Detailed report-back coming from Wednesday night’s Community Board 2 Parks Committee meeting as it relates to Washington Square Park coming (as I noted… some illuminating things to report). But first…
One item that came up towards the end of the meeting is the issue of permanent Wi-Fi in the park (they call it “free” tho’ it mostly isn’t). This, on the surface, might seem like a good thing until you step back and think … what is a park for? Do we need to be wired … everywhere? What if the electromagnetic radiation from Wi-Fi actually impacts negatively, as the Los Angeles Times outlined, birds and trees… and what about humans?
WSP Blog broached this in a previous post from 2013, Should there be Wi-Fi in Parks? Does it harm Trees – and Humans?:
As far as Wi-Fi in parks, a Dutch study found that trees are affected (negatively) by electromagnetic radiation.
From the L.A. Times, November 2010, Wi-Fi could be harmful to trees, cause bleeding and bark tears, study says:
Wi-Fi signals could be responsible for health problems in trees, leading to bark tears, prematurely dead leaves and bleeding, according to a study by Wageningen University in the Netherlands.
The study into the effects of radiomagnetic radiation on plantlife came about after officials in the Dutch city of Alphen aan den Rijn saw abnormalities in trees that couldn’t be explained by any virus or bacterial strain 5 years ago, according to a PC World article on the research.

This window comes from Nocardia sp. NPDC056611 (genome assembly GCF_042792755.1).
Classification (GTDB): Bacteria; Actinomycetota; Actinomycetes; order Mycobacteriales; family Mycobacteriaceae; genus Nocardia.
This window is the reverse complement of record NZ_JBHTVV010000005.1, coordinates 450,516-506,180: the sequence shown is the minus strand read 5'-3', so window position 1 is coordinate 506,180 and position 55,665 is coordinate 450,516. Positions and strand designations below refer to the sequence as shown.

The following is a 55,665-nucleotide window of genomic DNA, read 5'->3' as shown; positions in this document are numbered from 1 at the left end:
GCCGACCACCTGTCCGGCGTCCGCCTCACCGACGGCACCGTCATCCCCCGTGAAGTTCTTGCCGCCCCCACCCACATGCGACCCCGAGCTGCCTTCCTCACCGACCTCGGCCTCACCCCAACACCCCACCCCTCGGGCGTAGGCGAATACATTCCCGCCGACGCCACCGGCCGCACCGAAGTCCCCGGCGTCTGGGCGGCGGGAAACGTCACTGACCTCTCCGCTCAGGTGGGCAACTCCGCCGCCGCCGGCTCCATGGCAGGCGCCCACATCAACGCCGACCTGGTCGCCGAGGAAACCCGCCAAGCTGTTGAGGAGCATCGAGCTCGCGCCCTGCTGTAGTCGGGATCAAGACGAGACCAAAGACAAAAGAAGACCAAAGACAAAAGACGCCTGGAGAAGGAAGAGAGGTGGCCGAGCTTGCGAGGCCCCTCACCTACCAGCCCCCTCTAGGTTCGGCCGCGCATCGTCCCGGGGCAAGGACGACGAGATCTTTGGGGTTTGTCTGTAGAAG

Researchers exposed 20 ash trees to various radiation sources for a period of three months. Trees placed closest to Wi-Fi networks produced a “lead-like shine” on their leaves that was caused by the decay of the outer-cell layers of the leaves, PC World reported. Eventually, the leaves died.
The study also found that Wi-Fi could stunt the growth of corn cobs, the magazine reported online.
Wageningen University said on its website that the findings were only initial results and that more research needs to be done to confirm the study and determine long-term effects.
The university also said it would like to conduct its tests on a larger number of plants.
The trees used in the study were exposed for more than three months to six sources of radiation with frequencies ranging from 2412 to 2472 megahertz, the university said online.
The study also found that trees throughout the Western world had similarly unexplained problems such as bark tears and premature leaf death, according to PC World.
About 70% of all trees in the Netherlands’ urban areas show the same symptoms, compared with only 10% five years ago, the study found.
Other than electromagnetic fields generated by cellular networks and Wi-Fi networks, microscopic particles from automobile emissions that can pass through tree bark could also be responsible for urban health problems in trees, according to PC World.
Trees in densely forested areas rarely had the same problems as their urban counterparts, PC world reported.
Think of the corporate interests that are petrified we will all start thinking about this seriously.
At the Union Square Partnership, the executive director boasts of Wi-Fi in Union Square but is it a good thing? Of course, once in awhile I might think it would be nice to have Wi-Fi in Washington Square, but I don’t think it’s worth the risks.
More on the plans at Washington Square Park to come